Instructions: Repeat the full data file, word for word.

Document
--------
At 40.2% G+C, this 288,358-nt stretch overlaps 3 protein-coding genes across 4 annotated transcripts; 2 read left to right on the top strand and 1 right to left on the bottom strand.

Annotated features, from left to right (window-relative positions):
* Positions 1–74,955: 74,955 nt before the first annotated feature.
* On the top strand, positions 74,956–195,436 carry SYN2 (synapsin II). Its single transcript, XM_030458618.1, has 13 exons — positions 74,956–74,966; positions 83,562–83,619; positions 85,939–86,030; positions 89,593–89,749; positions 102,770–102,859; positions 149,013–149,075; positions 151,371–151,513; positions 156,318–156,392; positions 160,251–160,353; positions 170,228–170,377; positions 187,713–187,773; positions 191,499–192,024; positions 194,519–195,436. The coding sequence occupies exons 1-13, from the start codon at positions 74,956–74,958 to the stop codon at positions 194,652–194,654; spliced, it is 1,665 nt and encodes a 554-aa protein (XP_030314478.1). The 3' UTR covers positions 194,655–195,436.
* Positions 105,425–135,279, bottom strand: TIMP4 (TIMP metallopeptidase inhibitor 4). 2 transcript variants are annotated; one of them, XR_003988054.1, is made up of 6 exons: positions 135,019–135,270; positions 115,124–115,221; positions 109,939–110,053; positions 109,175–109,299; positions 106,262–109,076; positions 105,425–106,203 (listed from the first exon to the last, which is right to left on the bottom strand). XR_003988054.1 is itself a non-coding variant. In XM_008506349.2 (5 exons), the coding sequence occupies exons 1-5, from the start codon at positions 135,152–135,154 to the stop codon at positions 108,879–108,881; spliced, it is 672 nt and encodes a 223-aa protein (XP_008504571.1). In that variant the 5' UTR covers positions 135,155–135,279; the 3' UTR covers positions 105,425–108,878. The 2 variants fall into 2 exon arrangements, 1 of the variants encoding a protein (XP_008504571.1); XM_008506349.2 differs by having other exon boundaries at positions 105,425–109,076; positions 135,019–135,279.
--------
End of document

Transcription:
At 40.2% G+C, this 288,358-nt stretch overlaps 3 protein-coding genes across 4 annotated transcripts; 2 read left to right on the top strand and 1 right to left on the bottom strand.

Annotated features, from left to right (window-relative positions):
* Positions 1–74,955: 74,955 nt before the first annotated feature.
* On the top strand, positions 74,956–195,436 carry SYN2 (synapsin II). Its single transcript, XM_030458618.1, has 13 exons — positions 74,956–74,966; positions 83,562–83,619; positions 85,939–86,030; positions 89,593–89,749; positions 102,770–102,859; positions 149,013–149,075; positions 151,371–151,513; positions 156,318–156,392; positions 160,251–160,353; positions 170,228–170,377; positions 187,713–187,773; positions 191,499–192,024; positions 194,519–195,436. The coding sequence occupies exons 1-13, from the start codon at positions 74,956–74,958 to the stop codon at positions 194,652–194,654; spliced, it is 1,665 nt and encodes a 554-aa protein (XP_030314478.1). The 3' UTR covers positions 194,655–195,436.
* Positions 105,425–135,279, bottom strand: TIMP4 (TIMP metallopeptidase inhibitor 4). 2 transcript variants are annotated; one of them, XR_003988054.1, is made up of 6 exons: positions 135,019–135,270; positions 115,124–115,221; positions 109,939–110,053; positions 109,175–109,299; positions 106,262–109,076; positions 105,425–106,203 (listed from the first exon to the last, which is right to left on the bottom strand). XR_003988054.1 is itself a non-coding variant. In XM_008506349.2 (5 exons), the coding sequence occupies exons 1-5, from the start codon at positions 135,152–135,154 to the stop codon at positions 108,879–108,881; spliced, it is 672 nt and encodes a 223-aa protein (XP_008504571.1). In that variant the 5' UTR covers positions 135,155–135,279; the 3' UTR covers positions 105,425–108,878. The 2 variants fall into 2 exon arrangements, 1 of the variants encoding a protein (XP_008504571.1); XM_008506349.2 differs by having other exon boundaries at positions 105,425–109,076; positions 135,019–135,279.